Earlier this month, various media outlets reported that snow leopards ‘may be more common than thought’. The articles were quoting a recently published book (1) on these endangered cats, in which a group of authors make the claim that the snow leopard population could be much higher than prevailing estimates suggest. We wish this were the case. Unfortunately, there is no reliable scientific evidence for this claim, and it is misleading and potentially damaging to conservation efforts.
Snow leopards live across a vast and often inaccessible mountain territory. Some individual cats use home ranges that can be several hundred square kilometers large, while others are reported to use just a few dozen square kilometers. These factors make it extremely challenging to reliably count and monitor snow leopard populations. In fact, only about 1.5% of the total snow leopard range has been surveyed with reliable, internationally accepted methods such as intensive camera studies or genetic analysis of feces, and available population estimates vary accordingly. Currently, most experts assume a number between 3920 and 7500 – conscious of the fact that it’s essentially a guesstimate.
And yet, authors of this recent book chapter present new figures of up to 8,745 cats – and they claim that those numbers represent just ’44% of their range’; of course suggesting that the number across the total range may actually be significantly higher still. How is that possible, when a mere 1.5% of the total range surveyed has been surveyed using acceptable abundance estimation methods?
To arrive at these numbers, the authors have summed up regional estimates from various, in some cases unspecified sources – many of them dating back to an assessment that was done in 2008.
Most of these regional estimates are themselves not much more than educated guesses – as even the authors themselves say. For instance, ‘habitat quality’ is used as one of the indicators behind the estimate for Pakistan’s Central Karakoram area, while for certain parts of China, ‘questionnaires’ and ‘informed estimates’ provide the baseline data, according to the authors.
Other regional estimates are derived from so-called sign surveys – studies where researchers count snow leopard scat or other signs such as scrape marks within a relatively small area, and then extrapolate population numbers in a larger landscape from these findings.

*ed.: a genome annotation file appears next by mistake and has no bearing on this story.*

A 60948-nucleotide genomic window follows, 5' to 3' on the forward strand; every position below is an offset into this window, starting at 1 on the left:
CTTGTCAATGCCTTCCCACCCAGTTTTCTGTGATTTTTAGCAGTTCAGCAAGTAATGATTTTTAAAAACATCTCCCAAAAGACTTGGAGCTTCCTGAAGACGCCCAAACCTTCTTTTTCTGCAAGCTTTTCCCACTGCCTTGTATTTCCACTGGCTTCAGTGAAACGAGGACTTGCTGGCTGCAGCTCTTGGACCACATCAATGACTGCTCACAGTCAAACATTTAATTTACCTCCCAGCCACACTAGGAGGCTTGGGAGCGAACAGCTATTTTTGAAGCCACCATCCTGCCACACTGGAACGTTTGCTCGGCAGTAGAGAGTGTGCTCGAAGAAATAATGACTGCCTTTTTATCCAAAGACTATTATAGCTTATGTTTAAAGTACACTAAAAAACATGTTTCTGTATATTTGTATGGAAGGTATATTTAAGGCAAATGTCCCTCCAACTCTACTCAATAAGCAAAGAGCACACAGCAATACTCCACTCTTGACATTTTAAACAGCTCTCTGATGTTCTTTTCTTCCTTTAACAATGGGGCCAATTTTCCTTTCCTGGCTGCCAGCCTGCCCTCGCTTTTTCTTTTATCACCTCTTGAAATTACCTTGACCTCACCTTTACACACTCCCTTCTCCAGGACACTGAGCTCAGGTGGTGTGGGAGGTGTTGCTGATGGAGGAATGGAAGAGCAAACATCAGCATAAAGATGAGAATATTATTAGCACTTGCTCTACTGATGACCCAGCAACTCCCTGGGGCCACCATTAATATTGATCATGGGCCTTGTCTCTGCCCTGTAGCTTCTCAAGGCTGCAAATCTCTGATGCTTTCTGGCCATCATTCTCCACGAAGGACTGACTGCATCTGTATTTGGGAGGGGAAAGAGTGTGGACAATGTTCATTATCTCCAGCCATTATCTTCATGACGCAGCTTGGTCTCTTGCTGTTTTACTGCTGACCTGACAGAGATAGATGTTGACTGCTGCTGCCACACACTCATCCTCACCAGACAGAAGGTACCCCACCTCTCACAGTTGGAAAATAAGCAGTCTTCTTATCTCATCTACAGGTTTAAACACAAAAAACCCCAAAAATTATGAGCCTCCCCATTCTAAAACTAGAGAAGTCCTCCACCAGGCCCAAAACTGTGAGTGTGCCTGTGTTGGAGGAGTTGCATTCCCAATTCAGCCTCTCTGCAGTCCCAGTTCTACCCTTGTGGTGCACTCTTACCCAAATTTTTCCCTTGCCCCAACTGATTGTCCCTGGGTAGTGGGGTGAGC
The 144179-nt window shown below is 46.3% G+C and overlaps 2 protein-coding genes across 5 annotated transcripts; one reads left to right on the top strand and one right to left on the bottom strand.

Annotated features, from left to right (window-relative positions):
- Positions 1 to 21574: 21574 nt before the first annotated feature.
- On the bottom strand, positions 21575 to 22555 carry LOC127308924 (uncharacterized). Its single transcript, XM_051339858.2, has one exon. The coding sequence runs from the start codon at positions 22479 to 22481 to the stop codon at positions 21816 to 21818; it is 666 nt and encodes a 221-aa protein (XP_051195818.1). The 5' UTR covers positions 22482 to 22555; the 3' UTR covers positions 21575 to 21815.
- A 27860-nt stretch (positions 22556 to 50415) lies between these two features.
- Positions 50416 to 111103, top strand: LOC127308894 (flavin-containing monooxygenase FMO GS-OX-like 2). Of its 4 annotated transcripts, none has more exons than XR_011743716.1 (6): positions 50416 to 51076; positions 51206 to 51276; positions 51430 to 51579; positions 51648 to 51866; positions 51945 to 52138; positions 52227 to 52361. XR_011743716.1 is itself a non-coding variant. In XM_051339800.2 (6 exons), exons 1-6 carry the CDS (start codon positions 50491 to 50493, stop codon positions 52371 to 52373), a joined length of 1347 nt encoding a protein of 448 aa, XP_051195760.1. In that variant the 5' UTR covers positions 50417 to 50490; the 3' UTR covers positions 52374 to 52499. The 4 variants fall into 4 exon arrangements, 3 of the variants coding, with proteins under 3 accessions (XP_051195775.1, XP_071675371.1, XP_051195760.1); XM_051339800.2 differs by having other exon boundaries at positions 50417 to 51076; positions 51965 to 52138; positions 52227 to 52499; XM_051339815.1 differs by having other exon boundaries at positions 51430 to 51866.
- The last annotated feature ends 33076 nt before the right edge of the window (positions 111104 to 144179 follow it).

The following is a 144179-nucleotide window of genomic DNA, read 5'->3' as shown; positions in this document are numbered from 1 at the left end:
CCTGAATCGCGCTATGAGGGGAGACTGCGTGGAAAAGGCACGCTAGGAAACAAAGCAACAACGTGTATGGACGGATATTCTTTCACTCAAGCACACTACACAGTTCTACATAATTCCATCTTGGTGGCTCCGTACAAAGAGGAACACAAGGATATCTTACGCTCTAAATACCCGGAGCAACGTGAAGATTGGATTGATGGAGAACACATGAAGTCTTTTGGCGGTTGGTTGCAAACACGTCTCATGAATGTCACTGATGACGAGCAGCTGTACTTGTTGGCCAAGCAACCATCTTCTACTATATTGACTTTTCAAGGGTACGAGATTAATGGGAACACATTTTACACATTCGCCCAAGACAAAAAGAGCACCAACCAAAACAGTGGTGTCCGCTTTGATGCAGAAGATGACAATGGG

While these studies can be valuable to determine if a species uses a certain area, scientists have long agreed that they are not very useful to estimate population numbers. The Snow Leopard Network has, in fact, long rejected studies or proposals that try to estimate snow leopard abundance from their signs.
In contrast, only a very small fraction of the studies used to arrive at this new, significantly higher global estimate is based on scientifically sound methods such as camera trapping or genetic analysis of feces.
In short, just like previous numbers, these population figures are once again simply guesstimates – and there is nothing in them that would suggest they’d be any more accurate than the prevailing ones.
In fact, there is a possibility that the prevailing estimates may just as likely be too high. Recent, scientifically population surveys based on camera trapping and fecal genetics in Pakistan and Nepal, for instance, suggest that the actual snow leopard populations in these countries may be significantly lower than we thought. It would be premature to take these results as evidence of a much lower population overall, but they’re certainly cause for concern.
What about the ‘44% of the cats’ range’? By claiming that their population estimate of up to 8,745 snow leopards is for less than half of their global habitat, the authors imply that the real numbers may in fact be up to twice as high. This is highly misleading.
In fact, the area covered by the authors’ estimate is larger than all of the confirmed and probable snow leopard habitat combined – in other words, it contains all the areas we know or strongly suspect the cats occur in.
The remaining 56% of the range in their calculation represents what is referred to as ‘possible’ snow leopard habitat – areas that have all the ecological features the cats need, but haven’t been confirmed to actually have any snow leopards. Some of these areas almost certainly do, and others probably don’t. Even if the estimates for the 44% of the range the authors present were scientifically convincing (which they are not), it wouldn’t do to simply assume that these other, largely unexplored areas will all have roughly the same average snow leopard densities as some of the more well-studied habitats.
We welcome any attempts to come up with a more accurate, scientifically valid estimate of the world’s snow leopard population – but they have to follow the standards and best practices of science. Otherwise, results can be misleading and even detrimental to the species, as they will lead to a sense of complacency and a weakened resolve to protect this endangered cat – while in reality its situation remains precarious.
Let’s not engage in numbers games, but instead make every effort to scale up research and conservation efforts for this endangered cat!
(1) McCarthy, T., Mallon, D., Sanderson, E.W., Zahler, P. and Fisher, K.: Chapter 3: What is a Snow Leopard? Biogeography and Status Overview. In: Nyhuis, P.J., McCarthy, T., and Mallon, D. (Eds.): Biodiversity of the World: Conservation from Genes to Landscapes. 1st Edition. Snow Leopards. Elsevier Press, 2016, p. 22-42.
Details on the book are available on the publisher’s website.